Min Zou

Less Is More

Reducing friction with nano-technology to better our world

An International Expert in Surface Engineering Works to Improve the Efficiency of Everyday Items by Coating Surfaces with Nano-Structures

Words like tribology and hydrophobicity mean little to most people, yet research in these areas – the study of friction, wear, and lubrication and the ability of a substance to repel water, respectively – improve the tools we use every day.

Min Zou, a mechanical engineering professor at the University of Arkansas, is recognized as an international expert in both fields. That’s why in August the National Science Foundation awarded the university a $24 million grant to lead the new Center for Advanced Surface Engineering, a collaborative effort comprising 40 faculty members from 10 institutions, to advance this field and build industry partnerships.

Zou specializes in developing nanomaterials to texturize surfaces of commercial products and electro-mechanical systems to reduce friction and improve energy efficiency. Her work is gaining national attention for improving everything from electronic devices to tissue engineering and even everyday kitchen skillets.

"Polytetrafluoroethylene is a big, scary word," Zou said, explaining the technical name for the polymer commonly known as Teflon. "It's simply a material layer or coating – we call it a film – that essentially does not stick and is hydrophobic, meaning it repels water. Our goal is to make it even more water repellent."

Zou led a team of researchers who discovered a way to do exactly that, to make Teflon even more slippery. They treated thin films of the polymer with copper nanoparticles and found that the lubricating material significantly reduced both wear and friction. Her technology has also been used in further research on cell growth in tissue engineering.

These nanostructures — called core shell structures — can be incorporated into solid surfaces where mechanical integrity of nanostructures is vital. They consist of a metallic core covered by a hard shell made of various nanoscale material such as silica. Their layering properties allow the particles to hold their shape after being subjected to extremely high friction.

"Core-shell nanostructures have many novel properties – optical, magnetic and catalytic," Zou said. "Recently, my group discovered that these structures also have novel mechanical properties – unusually high strength and deformation resistance, for example – and thus can be incorporated into solid surfaces for many applications where mechanical integrity of nanostructures is of paramount importance."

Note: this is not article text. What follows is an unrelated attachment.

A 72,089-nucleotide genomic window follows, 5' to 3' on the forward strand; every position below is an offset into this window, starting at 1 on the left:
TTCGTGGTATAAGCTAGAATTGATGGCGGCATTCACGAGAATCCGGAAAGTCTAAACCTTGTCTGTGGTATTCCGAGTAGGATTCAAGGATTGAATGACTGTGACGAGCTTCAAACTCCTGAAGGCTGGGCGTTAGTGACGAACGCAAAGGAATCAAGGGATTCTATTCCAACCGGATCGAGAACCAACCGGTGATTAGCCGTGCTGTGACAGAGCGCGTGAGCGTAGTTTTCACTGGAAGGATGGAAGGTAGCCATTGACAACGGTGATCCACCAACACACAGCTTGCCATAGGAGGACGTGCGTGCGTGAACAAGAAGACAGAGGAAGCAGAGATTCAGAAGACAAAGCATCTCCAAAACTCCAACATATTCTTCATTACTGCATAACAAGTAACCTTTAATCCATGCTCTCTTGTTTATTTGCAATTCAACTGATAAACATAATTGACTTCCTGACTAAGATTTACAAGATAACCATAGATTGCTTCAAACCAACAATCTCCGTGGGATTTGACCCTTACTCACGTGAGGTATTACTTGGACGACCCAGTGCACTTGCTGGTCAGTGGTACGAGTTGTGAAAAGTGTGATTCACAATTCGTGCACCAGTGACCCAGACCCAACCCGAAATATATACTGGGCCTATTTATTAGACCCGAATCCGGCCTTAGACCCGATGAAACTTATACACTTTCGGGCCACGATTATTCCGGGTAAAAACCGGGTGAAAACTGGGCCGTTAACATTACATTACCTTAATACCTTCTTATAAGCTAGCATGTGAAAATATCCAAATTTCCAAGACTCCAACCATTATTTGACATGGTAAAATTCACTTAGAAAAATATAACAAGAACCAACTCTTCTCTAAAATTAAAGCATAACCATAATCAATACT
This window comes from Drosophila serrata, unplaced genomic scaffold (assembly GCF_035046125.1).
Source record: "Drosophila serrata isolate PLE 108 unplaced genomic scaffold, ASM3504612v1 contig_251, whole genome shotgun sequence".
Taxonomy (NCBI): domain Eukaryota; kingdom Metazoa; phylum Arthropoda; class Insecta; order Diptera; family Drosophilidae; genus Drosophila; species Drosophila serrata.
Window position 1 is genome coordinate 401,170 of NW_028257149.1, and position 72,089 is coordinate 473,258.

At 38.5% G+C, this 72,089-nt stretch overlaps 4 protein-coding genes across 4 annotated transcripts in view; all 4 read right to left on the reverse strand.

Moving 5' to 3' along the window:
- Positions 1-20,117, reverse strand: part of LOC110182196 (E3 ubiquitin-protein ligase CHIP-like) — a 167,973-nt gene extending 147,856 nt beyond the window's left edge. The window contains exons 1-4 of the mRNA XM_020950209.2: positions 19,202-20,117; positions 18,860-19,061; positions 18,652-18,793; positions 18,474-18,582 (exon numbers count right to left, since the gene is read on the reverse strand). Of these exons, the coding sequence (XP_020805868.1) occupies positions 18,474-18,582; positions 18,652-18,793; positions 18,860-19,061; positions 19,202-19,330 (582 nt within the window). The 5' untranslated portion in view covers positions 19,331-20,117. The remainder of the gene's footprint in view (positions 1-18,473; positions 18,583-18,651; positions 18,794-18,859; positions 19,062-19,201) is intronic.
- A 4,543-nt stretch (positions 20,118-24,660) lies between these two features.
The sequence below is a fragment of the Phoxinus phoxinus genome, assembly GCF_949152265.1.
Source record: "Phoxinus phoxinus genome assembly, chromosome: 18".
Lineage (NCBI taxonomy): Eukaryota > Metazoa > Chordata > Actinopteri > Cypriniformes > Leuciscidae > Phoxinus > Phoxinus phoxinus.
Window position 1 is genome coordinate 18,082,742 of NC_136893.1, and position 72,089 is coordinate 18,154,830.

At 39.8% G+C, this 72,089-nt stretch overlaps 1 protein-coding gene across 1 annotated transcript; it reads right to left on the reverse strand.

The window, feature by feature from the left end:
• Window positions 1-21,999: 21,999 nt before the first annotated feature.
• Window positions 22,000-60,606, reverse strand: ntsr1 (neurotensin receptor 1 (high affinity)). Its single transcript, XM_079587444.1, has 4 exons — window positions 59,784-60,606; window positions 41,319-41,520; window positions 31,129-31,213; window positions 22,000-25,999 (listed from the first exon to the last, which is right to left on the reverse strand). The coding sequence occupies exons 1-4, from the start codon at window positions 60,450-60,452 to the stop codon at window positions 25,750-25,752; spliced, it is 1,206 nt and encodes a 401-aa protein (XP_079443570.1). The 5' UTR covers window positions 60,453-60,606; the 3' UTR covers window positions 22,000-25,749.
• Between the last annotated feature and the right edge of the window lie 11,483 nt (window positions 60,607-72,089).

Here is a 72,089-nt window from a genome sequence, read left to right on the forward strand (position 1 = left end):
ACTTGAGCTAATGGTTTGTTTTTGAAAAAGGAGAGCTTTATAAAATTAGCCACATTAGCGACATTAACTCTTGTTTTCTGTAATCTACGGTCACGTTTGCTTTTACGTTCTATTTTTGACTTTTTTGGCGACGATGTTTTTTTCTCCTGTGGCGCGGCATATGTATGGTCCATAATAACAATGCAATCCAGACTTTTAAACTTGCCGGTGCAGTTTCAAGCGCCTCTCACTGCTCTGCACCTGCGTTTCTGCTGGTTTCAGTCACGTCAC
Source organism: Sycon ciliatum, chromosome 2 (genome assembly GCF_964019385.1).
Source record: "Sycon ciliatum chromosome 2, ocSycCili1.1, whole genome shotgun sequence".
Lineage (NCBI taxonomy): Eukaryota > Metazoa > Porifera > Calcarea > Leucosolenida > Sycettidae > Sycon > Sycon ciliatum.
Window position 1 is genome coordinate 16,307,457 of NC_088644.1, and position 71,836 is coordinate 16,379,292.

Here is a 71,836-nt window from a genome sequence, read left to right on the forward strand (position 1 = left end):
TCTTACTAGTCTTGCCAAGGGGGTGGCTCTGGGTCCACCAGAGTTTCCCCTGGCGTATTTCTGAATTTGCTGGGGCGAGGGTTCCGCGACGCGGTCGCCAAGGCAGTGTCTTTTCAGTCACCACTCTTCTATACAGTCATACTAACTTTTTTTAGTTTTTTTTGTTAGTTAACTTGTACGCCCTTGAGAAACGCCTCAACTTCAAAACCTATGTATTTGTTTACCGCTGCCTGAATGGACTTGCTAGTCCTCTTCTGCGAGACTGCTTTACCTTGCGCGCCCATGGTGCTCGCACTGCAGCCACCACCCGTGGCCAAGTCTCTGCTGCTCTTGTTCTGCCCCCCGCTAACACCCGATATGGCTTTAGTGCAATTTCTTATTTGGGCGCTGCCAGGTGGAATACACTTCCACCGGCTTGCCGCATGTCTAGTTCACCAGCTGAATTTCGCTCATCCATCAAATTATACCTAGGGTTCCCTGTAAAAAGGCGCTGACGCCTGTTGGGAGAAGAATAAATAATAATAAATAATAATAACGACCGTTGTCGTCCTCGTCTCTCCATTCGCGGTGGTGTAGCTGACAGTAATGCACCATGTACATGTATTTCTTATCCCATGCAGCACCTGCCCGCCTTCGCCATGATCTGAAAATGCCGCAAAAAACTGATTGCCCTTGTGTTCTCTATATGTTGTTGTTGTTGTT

That discovery has led to millions in federal grants for Zou to advance her research this year alone.

In early 2015, Zou received a $438,317 grant from the National Science Foundation to identify the fundamental deformation mechanisms of a new type of nanoscale material that she and her team discovered. Exceptionally strong and resistant to deformation, the surface texture material reduces friction and heat to improve the mechanical durability of computer hard-drives and other electronic devices.

The $24 million grant from NSF that followed this summer enables the University of Arkansas to partner with industries and create new products for manufacturing, aerospace, defense, agriculture, oil and gas, food packaging and healthcare industries.

The center will include four interdisciplinary research teams from multiple institutions and integrate industry partners into the curriculum through internships and seminars.

As part of the NSF’s Experimental Program to Stimulate Competitive Research — EPSCoR — which promotes scientific progress nationwide through partnerships across the public and private sectors, the center will establish start-up companies to commercialize technologies developed by its researchers and create new products and jobs.

One such company, WattGlass, is working to commercialize anti-reflective, self-cleaning coatings for solar panels and other glass applications that were developed by Zou and two graduate students during previous EPSCoR-funded research.

The coatings spread water rapidly across glass, creating a surface that is both self-cleaning and anti-fogging as water doesn’t bead up. The coatings also reduce reflection from the glass, making solar cells more efficient.

Earlier this year, WattGlass received a $150,000 grant from NSF to further develop these nanoparticle coatings for large-scale projects using commercial coating equipment.

"Micro- and nano-electro-mechanical systems hold great promise to revolutionize nearly every product category, from computer hard drives to automotive and biomedical devices," Zou said.